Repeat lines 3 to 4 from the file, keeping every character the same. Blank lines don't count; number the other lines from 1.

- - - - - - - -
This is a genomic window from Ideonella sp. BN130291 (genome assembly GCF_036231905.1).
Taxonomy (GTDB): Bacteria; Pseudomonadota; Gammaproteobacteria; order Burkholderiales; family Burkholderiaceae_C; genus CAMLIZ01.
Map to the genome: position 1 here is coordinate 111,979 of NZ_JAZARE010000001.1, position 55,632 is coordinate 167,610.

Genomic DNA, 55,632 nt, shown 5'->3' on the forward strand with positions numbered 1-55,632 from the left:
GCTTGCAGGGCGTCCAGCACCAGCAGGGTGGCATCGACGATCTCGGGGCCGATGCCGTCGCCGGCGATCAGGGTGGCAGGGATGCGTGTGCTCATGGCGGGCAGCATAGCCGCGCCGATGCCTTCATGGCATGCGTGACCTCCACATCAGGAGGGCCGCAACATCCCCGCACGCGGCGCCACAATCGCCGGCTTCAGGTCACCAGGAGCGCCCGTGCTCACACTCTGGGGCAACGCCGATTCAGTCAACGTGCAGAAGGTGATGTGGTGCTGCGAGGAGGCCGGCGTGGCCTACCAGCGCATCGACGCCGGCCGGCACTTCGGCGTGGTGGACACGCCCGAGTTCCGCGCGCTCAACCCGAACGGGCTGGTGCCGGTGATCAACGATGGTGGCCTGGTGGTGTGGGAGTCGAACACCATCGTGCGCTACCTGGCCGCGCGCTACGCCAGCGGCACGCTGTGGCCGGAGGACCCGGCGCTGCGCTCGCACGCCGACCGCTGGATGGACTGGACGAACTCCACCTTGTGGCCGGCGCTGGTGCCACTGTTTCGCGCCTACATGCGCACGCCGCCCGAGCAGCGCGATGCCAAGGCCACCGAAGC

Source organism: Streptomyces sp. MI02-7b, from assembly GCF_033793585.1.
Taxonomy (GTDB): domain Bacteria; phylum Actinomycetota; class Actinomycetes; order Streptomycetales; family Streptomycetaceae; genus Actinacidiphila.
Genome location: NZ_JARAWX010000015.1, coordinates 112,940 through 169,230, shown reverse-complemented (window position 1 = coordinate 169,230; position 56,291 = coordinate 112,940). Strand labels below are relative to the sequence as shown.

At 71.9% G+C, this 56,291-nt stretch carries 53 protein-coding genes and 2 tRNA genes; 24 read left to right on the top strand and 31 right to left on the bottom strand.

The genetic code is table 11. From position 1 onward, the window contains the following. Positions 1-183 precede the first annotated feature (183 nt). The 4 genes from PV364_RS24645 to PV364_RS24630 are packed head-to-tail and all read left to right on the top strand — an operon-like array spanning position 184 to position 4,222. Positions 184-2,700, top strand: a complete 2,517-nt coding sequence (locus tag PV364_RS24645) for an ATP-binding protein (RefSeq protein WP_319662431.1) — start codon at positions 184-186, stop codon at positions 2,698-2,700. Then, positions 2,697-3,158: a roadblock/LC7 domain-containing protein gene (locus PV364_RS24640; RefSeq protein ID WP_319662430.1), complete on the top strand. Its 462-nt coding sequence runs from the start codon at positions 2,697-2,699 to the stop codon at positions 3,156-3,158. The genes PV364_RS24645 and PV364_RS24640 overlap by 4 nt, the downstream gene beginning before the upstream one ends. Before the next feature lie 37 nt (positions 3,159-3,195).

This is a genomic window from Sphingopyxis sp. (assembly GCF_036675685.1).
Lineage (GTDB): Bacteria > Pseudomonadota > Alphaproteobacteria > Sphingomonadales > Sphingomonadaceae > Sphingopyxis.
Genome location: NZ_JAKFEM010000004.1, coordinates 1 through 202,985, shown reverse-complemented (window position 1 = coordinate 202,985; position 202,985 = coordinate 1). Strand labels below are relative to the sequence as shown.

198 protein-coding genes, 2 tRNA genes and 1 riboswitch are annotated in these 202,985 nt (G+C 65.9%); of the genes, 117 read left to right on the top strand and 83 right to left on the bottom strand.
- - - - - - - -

Map to the genome: position 1 here is coordinate 111,979 of NZ_JAZARE010000001.1, position 55,632 is coordinate 167,610.

Genomic DNA, 55,632 nt, shown 5'->3' on the forward strand with positions numbered 1-55,632 from the left: